Jake Beddoe Sheltered from COVID-19, Only to Die from Fake Xanax
Seeking a good night’s sleep, 25-year-old Jake Beddoe, a young travel consultant with an adventurous heart and a tremendous sense of humor, took part of what he thought was a Xanax pill on May 27, 2020. The pill was counterfeit, and Jake died of fentanyl poisoning.
Jake was part of a close-knit family with four siblings in Trumbull, Connecticut. His mother Niki says he was the family’s jokester. According to his older sister, Carly, he gave hilarious gifts: Hulk hands, a sequined pillow with Nicolas Cage’s face, and, for his father Wally’s birthday, a tennis racket bug zapper that led Jake to run around zapping everyone, his antics causing tremendous laughter amongst the family as usual.
After graduating from college with a philosophy degree and an art minor that reflected his passion for illustration, Jake joined the Peace Corps, serving in St. Vincent and the Grenadines. Upon his return, he threw himself into work as a travel consultant in Boston, planning international trips for small groups. When the pandemic happened, Jake, Carly and younger brother Kirk moved back home to quarantine with their parents and youngest sister, Amy. They made the best of it by enjoying movie nights, family dinners and cocktail hours. “It was special,” Carly told us, “to have that time, especially since we all lived in different cities and rarely got the opportunity to spend such quality time together.”
Still, it was stressful. The worldwide pandemic added a great deal of turmoil to the travel industry, and Jake continued to work long hours from his parents’ basement during this very uncertain time. His mom checked in with him about work and COVID-19-related anxiety, but Jake assured her that he would be fine.
On May 26th, Jake fell asleep early after a long workday and missed dinner. When Niki heard him in the kitchen around midnight, she joined him. They talked and laughed until he headed back to his room to watch “Mad Max.” The next morning brought beautiful May weather and as the rest of the family sat outside enjoying coffee, they noted that Jake was sleeping in longer than usual. By 10:30 a.m. Niki decided to check on her son, and found that he wasn’t breathing. Jake’s brother Kirk called 911, and Wally, who is a volunteer firefighter, began CPR, but it was too late. Paramedics pronounced Jake dead around 11:30 a.m.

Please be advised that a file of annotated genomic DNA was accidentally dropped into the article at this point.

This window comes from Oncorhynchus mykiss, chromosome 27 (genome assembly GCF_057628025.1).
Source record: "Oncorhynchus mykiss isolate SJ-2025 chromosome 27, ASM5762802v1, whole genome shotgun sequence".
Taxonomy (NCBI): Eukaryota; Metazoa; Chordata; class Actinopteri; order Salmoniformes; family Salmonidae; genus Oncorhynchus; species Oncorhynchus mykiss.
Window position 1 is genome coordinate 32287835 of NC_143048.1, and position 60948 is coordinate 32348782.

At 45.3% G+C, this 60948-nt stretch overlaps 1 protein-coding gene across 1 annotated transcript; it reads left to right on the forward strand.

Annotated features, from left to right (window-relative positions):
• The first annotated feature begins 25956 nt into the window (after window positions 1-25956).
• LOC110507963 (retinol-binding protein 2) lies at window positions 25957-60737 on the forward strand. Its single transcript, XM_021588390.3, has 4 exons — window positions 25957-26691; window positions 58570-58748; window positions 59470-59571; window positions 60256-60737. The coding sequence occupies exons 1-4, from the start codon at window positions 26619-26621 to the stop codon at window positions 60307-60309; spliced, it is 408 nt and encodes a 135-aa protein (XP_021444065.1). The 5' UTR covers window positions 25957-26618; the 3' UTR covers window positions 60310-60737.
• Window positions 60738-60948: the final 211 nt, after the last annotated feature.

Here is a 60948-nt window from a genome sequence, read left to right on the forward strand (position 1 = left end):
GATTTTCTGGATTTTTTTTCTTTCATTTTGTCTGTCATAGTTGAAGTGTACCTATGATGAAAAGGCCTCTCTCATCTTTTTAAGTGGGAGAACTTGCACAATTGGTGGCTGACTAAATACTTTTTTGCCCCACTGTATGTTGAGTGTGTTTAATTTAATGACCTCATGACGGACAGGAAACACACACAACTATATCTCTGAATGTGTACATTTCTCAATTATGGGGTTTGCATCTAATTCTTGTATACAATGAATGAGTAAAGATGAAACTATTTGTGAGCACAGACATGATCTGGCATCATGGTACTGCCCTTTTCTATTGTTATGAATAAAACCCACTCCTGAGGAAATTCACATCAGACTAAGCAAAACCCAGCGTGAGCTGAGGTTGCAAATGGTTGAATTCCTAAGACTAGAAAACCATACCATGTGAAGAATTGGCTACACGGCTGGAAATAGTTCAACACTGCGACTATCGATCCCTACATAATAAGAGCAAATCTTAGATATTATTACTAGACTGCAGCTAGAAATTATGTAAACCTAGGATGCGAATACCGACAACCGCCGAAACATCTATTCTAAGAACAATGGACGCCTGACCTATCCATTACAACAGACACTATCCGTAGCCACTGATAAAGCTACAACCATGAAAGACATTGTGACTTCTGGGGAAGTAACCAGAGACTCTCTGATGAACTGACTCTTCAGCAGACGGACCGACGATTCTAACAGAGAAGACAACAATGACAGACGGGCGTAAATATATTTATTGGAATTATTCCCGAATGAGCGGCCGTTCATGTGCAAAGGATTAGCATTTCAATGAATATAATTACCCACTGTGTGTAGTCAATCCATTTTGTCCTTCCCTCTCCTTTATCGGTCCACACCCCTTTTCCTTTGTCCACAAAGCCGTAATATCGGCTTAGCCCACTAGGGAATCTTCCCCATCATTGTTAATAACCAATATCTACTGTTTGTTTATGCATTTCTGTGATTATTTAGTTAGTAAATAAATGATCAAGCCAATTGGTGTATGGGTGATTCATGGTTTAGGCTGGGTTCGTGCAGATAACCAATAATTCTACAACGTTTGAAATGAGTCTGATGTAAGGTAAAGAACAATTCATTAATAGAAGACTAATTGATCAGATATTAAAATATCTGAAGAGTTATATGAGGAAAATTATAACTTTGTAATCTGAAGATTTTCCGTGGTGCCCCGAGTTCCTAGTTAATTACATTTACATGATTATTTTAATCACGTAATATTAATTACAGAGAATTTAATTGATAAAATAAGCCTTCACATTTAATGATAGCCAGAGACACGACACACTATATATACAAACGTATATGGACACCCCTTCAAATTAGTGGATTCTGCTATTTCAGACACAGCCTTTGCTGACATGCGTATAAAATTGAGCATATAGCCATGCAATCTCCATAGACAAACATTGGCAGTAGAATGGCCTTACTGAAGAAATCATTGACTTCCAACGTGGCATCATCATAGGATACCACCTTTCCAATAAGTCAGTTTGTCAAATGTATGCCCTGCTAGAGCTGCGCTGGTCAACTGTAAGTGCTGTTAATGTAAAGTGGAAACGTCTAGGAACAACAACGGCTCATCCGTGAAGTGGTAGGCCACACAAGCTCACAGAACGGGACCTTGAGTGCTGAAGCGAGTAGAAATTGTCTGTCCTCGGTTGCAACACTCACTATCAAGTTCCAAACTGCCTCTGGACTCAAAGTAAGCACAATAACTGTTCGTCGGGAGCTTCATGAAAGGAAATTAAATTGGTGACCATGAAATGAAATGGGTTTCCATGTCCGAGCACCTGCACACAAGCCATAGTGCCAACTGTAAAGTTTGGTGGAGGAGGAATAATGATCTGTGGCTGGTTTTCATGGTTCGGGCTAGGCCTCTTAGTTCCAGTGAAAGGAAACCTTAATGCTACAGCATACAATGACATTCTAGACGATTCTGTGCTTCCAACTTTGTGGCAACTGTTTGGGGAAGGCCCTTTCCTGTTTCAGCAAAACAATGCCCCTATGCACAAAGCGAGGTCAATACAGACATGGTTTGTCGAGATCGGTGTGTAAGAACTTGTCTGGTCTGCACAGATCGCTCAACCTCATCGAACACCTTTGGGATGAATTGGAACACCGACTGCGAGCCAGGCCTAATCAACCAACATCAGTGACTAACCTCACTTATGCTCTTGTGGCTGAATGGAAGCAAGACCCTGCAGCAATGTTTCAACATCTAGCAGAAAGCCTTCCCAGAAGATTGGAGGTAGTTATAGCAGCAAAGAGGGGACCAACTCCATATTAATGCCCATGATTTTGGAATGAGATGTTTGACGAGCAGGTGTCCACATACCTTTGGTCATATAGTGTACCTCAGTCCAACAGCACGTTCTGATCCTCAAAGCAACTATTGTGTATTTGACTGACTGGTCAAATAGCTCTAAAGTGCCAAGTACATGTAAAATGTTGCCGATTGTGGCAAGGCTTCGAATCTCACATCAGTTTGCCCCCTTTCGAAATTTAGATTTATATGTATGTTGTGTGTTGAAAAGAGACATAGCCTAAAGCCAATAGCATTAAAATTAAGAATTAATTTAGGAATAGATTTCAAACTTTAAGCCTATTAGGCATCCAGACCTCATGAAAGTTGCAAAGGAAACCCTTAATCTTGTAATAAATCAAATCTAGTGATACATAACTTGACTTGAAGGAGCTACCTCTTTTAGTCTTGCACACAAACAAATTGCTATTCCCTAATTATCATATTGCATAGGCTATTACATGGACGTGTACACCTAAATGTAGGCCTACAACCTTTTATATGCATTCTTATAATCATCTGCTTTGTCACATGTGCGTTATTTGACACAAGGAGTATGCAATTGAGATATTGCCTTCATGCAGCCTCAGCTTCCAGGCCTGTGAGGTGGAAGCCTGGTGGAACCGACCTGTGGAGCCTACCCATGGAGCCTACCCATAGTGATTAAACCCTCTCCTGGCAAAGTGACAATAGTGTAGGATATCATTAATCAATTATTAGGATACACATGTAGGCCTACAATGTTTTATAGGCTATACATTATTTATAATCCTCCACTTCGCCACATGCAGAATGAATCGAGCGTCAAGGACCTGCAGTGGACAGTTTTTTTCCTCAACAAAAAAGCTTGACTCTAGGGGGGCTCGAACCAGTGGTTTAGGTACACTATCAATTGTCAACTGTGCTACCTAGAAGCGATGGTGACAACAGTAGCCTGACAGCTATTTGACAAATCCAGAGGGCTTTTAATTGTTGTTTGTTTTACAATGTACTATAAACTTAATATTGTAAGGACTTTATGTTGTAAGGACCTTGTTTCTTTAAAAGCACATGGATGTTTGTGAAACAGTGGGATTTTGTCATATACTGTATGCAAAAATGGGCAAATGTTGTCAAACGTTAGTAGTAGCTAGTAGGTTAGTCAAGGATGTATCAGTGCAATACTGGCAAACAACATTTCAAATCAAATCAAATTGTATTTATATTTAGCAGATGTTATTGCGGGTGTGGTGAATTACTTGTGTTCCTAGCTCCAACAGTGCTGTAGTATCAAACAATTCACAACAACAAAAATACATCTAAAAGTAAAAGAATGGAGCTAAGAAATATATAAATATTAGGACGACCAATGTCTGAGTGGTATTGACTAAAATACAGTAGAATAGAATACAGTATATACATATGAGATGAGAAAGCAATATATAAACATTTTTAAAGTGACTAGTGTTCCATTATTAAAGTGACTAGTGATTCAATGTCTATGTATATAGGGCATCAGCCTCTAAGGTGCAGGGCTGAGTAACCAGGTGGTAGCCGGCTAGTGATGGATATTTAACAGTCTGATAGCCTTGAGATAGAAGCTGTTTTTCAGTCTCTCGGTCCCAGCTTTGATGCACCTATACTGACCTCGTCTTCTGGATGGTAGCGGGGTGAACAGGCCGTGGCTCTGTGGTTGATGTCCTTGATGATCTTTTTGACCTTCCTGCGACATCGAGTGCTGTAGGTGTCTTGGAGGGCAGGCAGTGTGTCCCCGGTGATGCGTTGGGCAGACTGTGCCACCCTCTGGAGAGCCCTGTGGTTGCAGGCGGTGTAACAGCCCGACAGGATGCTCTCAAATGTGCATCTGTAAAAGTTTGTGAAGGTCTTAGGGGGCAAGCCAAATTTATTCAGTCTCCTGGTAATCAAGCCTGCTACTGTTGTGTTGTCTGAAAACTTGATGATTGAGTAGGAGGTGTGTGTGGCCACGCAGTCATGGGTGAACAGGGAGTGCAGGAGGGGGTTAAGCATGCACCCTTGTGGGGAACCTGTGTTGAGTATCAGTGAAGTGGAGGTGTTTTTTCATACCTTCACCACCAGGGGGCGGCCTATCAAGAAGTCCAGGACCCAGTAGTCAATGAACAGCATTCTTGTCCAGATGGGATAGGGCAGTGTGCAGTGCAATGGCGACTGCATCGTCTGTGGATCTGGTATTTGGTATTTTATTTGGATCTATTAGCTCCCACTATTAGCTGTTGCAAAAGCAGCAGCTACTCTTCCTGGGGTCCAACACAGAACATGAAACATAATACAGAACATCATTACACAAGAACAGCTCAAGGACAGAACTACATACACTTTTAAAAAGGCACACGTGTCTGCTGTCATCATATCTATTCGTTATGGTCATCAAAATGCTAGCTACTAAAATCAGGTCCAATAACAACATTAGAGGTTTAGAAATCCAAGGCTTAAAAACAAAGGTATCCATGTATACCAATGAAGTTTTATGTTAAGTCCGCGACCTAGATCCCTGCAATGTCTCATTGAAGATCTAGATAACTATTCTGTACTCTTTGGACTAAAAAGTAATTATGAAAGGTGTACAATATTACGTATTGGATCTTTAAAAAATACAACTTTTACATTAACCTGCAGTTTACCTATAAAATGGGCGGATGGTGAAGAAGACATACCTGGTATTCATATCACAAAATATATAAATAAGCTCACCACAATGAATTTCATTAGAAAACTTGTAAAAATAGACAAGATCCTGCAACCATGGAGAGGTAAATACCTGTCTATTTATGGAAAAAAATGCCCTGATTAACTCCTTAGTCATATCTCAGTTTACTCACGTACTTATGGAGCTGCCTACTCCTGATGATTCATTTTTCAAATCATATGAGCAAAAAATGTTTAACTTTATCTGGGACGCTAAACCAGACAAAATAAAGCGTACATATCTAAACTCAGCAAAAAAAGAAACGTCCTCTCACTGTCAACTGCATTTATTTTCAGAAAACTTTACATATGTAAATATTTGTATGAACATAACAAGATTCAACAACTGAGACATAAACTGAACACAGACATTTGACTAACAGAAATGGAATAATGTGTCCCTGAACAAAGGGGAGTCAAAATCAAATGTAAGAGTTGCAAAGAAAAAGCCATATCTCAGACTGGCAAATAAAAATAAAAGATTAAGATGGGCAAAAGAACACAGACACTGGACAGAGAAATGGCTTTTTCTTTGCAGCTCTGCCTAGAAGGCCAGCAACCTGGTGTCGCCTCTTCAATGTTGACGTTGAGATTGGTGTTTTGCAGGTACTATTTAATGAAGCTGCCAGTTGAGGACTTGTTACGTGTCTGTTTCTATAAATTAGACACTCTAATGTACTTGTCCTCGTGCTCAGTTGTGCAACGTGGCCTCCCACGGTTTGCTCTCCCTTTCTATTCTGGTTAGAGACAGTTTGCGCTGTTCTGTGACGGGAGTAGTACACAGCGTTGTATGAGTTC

The Beddoes discovered shortly after his death that Jake had purchased Xanax from a long-time acquaintance. It was not until July that the family learned from the autopsy report that he died from fentanyl toxicity. Armed with that knowledge, Niki found a small stash of Xanax hidden in a toy bongo drum on his bedroom shelf.
Like many victims before him, Jake had broken what he believed were Xanax bars into three and four pieces to make sure he was taking small doses, unaware that there is no such thing as a safe dose when it comes to pills you buy on the street.
In batches of fake pills, active ingredients and fillers are often not evenly mixed, and parts of the batch may have pills with stronger doses than others. When the University of California tested counterfeit pills associated with deaths in Sacramento, they found some of the tablets were potent enough to kill a non-opioid user three times over; others were weak enough that two of them would not be fatal. This can also be true within a single tablet, so that part of a fake Xanax bar might contain a fatal dose of drugs, while another segment might have no effect at all. Poor quality manufacturing is dangerous enough with alprazolam, but it is even more deadly with fentanyl analogues, where a few grains of the drug are enough to kill unsuspecting people.
The Beddoes are devastated by Jake’s death. His college-age siblings knew about counterfeit prescription pills, but Wally and Niki Beddoe were entirely unaware of them. As a family they want to do everything possible to spare others this pain. “I’ve told our story to everyone I can,” Carly told us. “I see casual drug use every where—at parties, passed between friends. No one thinks twice. We all think we’re invincible, but it can happen to anyone just as it happened to my brother. I don’t want this epidemic to take anyone else I love.”